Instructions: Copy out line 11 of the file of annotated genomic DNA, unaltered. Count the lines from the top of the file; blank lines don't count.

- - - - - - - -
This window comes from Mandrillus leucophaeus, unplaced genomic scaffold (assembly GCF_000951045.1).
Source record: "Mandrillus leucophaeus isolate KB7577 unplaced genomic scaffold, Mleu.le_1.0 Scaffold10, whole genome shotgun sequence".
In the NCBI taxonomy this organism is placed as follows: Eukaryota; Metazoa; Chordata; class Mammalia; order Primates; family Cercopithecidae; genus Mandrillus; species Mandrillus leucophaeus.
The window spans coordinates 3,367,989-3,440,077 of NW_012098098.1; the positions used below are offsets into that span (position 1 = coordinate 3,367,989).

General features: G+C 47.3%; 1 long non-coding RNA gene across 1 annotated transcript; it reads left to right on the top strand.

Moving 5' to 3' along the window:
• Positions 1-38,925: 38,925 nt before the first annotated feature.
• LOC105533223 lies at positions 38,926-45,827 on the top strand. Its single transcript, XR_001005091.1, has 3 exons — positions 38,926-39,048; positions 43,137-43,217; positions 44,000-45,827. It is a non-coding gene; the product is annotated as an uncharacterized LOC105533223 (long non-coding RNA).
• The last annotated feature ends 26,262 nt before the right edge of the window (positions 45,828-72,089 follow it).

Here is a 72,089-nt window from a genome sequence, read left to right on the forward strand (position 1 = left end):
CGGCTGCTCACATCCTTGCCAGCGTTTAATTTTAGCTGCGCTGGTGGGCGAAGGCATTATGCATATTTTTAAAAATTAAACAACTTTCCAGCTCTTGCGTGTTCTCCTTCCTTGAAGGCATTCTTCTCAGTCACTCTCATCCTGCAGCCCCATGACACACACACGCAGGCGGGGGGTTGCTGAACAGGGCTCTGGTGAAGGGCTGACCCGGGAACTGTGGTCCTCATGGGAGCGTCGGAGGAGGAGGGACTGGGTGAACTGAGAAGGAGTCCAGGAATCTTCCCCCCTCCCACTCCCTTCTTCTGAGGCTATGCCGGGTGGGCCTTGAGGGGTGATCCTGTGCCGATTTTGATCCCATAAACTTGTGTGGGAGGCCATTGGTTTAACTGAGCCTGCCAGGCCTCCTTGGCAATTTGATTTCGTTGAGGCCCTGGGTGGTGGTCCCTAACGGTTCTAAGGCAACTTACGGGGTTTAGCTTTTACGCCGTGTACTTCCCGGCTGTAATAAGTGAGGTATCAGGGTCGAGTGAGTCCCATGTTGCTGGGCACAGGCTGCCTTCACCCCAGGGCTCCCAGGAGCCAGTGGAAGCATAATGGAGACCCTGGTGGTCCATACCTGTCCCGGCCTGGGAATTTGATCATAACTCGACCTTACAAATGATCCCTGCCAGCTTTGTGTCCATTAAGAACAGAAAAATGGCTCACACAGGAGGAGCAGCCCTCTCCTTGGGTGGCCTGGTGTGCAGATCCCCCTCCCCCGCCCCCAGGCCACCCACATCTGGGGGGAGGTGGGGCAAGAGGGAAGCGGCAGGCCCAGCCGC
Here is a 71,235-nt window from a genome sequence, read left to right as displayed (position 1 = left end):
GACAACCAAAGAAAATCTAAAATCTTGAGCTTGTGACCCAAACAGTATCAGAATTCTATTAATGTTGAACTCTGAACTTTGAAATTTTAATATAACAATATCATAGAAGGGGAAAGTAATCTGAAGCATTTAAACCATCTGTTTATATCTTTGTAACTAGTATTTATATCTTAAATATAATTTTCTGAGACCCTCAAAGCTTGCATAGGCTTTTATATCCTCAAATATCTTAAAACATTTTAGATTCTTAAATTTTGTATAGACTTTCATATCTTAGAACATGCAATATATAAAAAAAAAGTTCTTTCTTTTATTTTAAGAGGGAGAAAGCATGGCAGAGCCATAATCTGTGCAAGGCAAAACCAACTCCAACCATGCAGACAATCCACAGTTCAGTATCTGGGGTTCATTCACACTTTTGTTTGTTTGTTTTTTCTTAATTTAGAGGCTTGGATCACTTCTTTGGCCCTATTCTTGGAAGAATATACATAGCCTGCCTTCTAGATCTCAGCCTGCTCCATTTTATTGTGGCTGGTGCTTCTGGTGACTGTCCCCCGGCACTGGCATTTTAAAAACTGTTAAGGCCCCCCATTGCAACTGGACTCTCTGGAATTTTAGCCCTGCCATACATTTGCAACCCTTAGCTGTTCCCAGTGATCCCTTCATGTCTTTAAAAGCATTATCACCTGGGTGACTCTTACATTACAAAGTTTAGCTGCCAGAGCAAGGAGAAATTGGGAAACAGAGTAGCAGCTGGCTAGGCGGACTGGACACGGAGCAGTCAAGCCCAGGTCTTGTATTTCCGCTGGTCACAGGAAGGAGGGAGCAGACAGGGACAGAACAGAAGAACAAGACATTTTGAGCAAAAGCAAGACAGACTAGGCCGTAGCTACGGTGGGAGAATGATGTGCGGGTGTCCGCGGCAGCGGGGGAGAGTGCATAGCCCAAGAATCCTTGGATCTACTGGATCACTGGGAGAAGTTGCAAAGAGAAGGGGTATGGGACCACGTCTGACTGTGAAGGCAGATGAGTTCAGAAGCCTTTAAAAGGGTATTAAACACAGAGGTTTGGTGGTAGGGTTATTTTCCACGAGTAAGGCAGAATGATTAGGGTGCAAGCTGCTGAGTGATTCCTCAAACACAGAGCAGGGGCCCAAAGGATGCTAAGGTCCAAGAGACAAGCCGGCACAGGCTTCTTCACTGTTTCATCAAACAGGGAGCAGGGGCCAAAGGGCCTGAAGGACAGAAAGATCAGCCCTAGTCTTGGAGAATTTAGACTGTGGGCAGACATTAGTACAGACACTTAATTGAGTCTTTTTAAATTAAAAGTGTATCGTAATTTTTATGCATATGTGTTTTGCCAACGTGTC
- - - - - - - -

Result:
CGGCTGCTCACATCCTTGCCAGCGTTTAATTTTAGCTGCGCTGGTGGGCGAAGGCATTATGCATATTTTTAAAAATTAAACAACTTTCCAGCTCTTGCGTGTTCTCCTTCCTTGAAGGCATTCTTCTCAGTCACTCTCATCCTGCAGCCCCATGACACACACACGCAGGCGGGGGGTTGCTGAACAGGGCTCTGGTGAAGGGCTGACCCGGGAACTGTGGTCCTCATGGGAGCGTCGGAGGAGGAGGGACTGGGTGAACTGAGAAGGAGTCCAGGAATCTTCCCCCCTCCCACTCCCTTCTTCTGAGGCTATGCCGGGTGGGCCTTGAGGGGTGATCCTGTGCCGATTTTGATCCCATAAACTTGTGTGGGAGGCCATTGGTTTAACTGAGCCTGCCAGGCCTCCTTGGCAATTTGATTTCGTTGAGGCCCTGGGTGGTGGTCCCTAACGGTTCTAAGGCAACTTACGGGGTTTAGCTTTTACGCCGTGTACTTCCCGGCTGTAATAAGTGAGGTATCAGGGTCGAGTGAGTCCCATGTTGCTGGGCACAGGCTGCCTTCACCCCAGGGCTCCCAGGAGCCAGTGGAAGCATAATGGAGACCCTGGTGGTCCATACCTGTCCCGGCCTGGGAATTTGATCATAACTCGACCTTACAAATGATCCCTGCCAGCTTTGTGTCCATTAAGAACAGAAAAATGGCTCACACAGGAGGAGCAGCCCTCTCCTTGGGTGGCCTGGTGTGCAGATCCCCCTCCCCCGCCCCCAGGCCACCCACATCTGGGGGGAGGTGGGGCAAGAGGGAAGCGGCAGGCCCAGCCGC